The pig ran behind some dead trees and I pointed out to Dev where I had last seen it running. We wasted no time in closing the gap between the pig and us. It made perfect sense to close the distance while the pig was unaware behind the dead trees. As we rounded the hill side the trees came into better view but the pig was nowhere to be seen. What happened next was honestly the epitome of “right place, right time”. It all happened so fast.
There was a quick moment where we both thought “where has the pig gone?”; followed by “it’s running right at us!”; followed by “it’s literally 5 metres away!; followed by the crack of a rifle as Dev fired his .308, sighted in at 100m and scope zoomed at x12 magnification, at animal only 5 metres away.
The howling wind that we thought was our downfall happened to be our saving grace as the pig was completely unaware, and the neck shot Dev had somehow managed to pull off against all the odds, had our Christmas hams rolling down the hill perfectly in the direction we needed to head!
We followed the blood trail down the hill which led to the downed pig, caught in the kanuka scrub. The kanuka had acted as a buffering net, stopping the pig’s momentum before it would have entered the beech forest below. Handshakes, photos and the usual hunting etiquette followed. Dev gutted the pig and hung the heart and lungs up in the kanuka so that the mana of the animal would stay within the landscape from which we had harvested it from.
Due to fading light and Dev’s injured wing, I had the pleasure of backpacking the 85lb sow back to the hut for the night. It only took about half an hour but that was more than enough and I was thankful to hit the hut and fire up some much deserved dinner. The last memory from that night was picking pig lice out of my hair and burning them in the candle flame. The things we do for bacon!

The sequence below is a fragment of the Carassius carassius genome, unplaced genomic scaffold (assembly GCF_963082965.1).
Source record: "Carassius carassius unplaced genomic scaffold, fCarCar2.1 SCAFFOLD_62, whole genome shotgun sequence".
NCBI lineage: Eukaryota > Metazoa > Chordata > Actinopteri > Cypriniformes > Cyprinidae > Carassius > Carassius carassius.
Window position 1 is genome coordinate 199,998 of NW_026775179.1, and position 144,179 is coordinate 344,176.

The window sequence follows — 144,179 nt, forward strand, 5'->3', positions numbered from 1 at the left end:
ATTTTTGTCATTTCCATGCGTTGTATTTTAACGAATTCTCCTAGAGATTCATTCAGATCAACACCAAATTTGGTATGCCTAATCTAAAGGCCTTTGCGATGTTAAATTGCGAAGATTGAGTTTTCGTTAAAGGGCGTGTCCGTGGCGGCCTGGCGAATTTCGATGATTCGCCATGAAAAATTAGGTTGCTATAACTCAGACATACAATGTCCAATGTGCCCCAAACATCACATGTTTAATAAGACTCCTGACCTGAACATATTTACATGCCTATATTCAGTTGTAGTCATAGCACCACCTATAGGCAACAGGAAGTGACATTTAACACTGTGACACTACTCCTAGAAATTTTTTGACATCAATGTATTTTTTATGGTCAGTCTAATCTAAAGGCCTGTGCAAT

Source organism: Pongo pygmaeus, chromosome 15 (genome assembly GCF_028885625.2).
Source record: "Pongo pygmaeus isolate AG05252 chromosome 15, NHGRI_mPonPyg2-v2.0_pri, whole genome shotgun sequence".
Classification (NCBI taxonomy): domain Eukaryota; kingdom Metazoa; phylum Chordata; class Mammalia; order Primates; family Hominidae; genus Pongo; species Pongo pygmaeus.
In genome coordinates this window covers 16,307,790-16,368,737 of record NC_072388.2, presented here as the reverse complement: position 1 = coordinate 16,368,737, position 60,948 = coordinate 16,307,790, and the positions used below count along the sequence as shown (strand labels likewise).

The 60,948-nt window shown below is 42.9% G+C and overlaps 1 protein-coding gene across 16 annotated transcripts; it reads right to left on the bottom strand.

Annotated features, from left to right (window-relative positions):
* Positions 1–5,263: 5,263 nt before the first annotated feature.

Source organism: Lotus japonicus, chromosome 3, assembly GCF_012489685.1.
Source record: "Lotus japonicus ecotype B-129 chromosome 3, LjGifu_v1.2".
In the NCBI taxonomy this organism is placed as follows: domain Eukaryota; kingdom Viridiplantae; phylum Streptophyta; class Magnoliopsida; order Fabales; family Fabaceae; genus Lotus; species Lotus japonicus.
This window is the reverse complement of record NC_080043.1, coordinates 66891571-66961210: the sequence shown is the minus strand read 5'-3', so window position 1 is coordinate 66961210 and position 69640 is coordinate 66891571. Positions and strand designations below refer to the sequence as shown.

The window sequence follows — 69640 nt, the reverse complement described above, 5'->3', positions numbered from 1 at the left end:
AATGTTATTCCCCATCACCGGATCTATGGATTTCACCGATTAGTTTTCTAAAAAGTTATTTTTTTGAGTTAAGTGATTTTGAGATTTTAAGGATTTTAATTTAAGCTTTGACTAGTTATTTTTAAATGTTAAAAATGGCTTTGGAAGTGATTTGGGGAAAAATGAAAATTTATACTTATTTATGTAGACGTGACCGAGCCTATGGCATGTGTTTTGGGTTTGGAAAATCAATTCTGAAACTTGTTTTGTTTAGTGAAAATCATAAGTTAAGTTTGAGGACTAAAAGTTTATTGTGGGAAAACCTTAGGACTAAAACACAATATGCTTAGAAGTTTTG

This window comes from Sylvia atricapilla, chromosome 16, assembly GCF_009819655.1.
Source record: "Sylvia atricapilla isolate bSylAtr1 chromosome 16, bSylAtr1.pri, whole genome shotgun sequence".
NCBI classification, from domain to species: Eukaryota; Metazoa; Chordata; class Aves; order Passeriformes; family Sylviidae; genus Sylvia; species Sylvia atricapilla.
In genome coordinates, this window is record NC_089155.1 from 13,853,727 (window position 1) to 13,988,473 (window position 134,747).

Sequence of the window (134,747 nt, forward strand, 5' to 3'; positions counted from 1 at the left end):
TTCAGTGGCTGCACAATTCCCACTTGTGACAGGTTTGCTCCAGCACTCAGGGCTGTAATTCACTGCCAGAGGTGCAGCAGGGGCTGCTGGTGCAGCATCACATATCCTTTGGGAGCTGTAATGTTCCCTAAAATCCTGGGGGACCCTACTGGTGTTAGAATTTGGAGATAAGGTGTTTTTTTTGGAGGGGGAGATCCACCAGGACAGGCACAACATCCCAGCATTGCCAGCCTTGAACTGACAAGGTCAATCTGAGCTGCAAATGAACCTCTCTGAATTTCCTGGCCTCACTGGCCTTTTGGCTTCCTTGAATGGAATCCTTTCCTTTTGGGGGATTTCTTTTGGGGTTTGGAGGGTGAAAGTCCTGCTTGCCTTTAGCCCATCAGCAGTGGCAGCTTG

The next morning drew and a heavy mist was in the air followed by a steady drizzle. With an animal already downed, there was no desire to get out of bed early and fight the rain. Instead we decided to head out on a Saturday morning and still have the rest of the weekend to brag about what had happened the previous afternoon.
Seeing Dev had pulled the trigger on the pig I think he knew it was only right that he carry the pig as much as he could. Cutting the head off and adjusting the straps, Dev headed off back to vehicle with the pig on his back, whilst I cramped Dev’s pack into mine and followed suit. There’s no doubt about it, you’ve got to give credit when credits due. Dev carried the pig that whole way back to the truck only taking the pig off his back for oranges at halftime. A three hour walk, 85lb of protein, and a dislocated shoulder, made for a lot of man points and a fair bit of respect once we loaded the pig on the back of the truck.
It was certainly a memorable trip. The whole scenario kept playing over in my head. It was just ridiculous how it had happened. Yet over Christmas at Duncan Bay in the Marlborough Sounds, enjoying wild pork chops with the whole family, I ended up being thankful for the gale force winds, thankful for the opportunity that had come out of a dislocated shoulder and a powerful earthquake, and thankful that Dev had shared his hard earned spoils which is bloody rewarding in itself.
Until next time,